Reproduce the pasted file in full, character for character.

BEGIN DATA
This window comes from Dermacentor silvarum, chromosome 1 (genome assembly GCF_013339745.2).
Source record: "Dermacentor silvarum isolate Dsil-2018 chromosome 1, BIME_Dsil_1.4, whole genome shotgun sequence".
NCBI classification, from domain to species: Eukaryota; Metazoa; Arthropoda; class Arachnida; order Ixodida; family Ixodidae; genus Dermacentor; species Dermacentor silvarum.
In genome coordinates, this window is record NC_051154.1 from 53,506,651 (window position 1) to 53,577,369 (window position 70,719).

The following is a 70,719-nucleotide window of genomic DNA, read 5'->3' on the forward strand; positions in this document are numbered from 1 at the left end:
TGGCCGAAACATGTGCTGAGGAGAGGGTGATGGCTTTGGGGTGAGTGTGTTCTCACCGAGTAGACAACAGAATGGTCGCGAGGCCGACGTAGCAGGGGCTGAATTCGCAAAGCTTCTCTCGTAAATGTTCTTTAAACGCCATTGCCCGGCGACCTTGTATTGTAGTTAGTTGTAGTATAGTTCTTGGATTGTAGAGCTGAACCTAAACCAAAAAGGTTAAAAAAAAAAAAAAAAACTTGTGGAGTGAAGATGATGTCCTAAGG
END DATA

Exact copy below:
This window comes from Dermacentor silvarum, chromosome 1 (genome assembly GCF_013339745.2).
Source record: "Dermacentor silvarum isolate Dsil-2018 chromosome 1, BIME_Dsil_1.4, whole genome shotgun sequence".
NCBI classification, from domain to species: Eukaryota; Metazoa; Arthropoda; class Arachnida; order Ixodida; family Ixodidae; genus Dermacentor; species Dermacentor silvarum.
In genome coordinates, this window is record NC_051154.1 from 53,506,651 (window position 1) to 53,577,369 (window position 70,719).

The following is a 70,719-nucleotide window of genomic DNA, read 5'->3' on the forward strand; positions in this document are numbered from 1 at the left end:
TGGCCGAAACATGTGCTGAGGAGAGGGTGATGGCTTTGGGGTGAGTGTGTTCTCACCGAGTAGACAACAGAATGGTCGCGAGGCCGACGTAGCAGGGGCTGAATTCGCAAAGCTTCTCTCGTAAATGTTCTTTAAACGCCATTGCCCGGCGACCTTGTATTGTAGTTAGTTGTAGTATAGTTCTTGGATTGTAGAGCTGAACCTAAACCAAAAAGGTTAAAAAAAAAAAAAAAAACTTGTGGAGTGAAGATGATGTCCTAAGG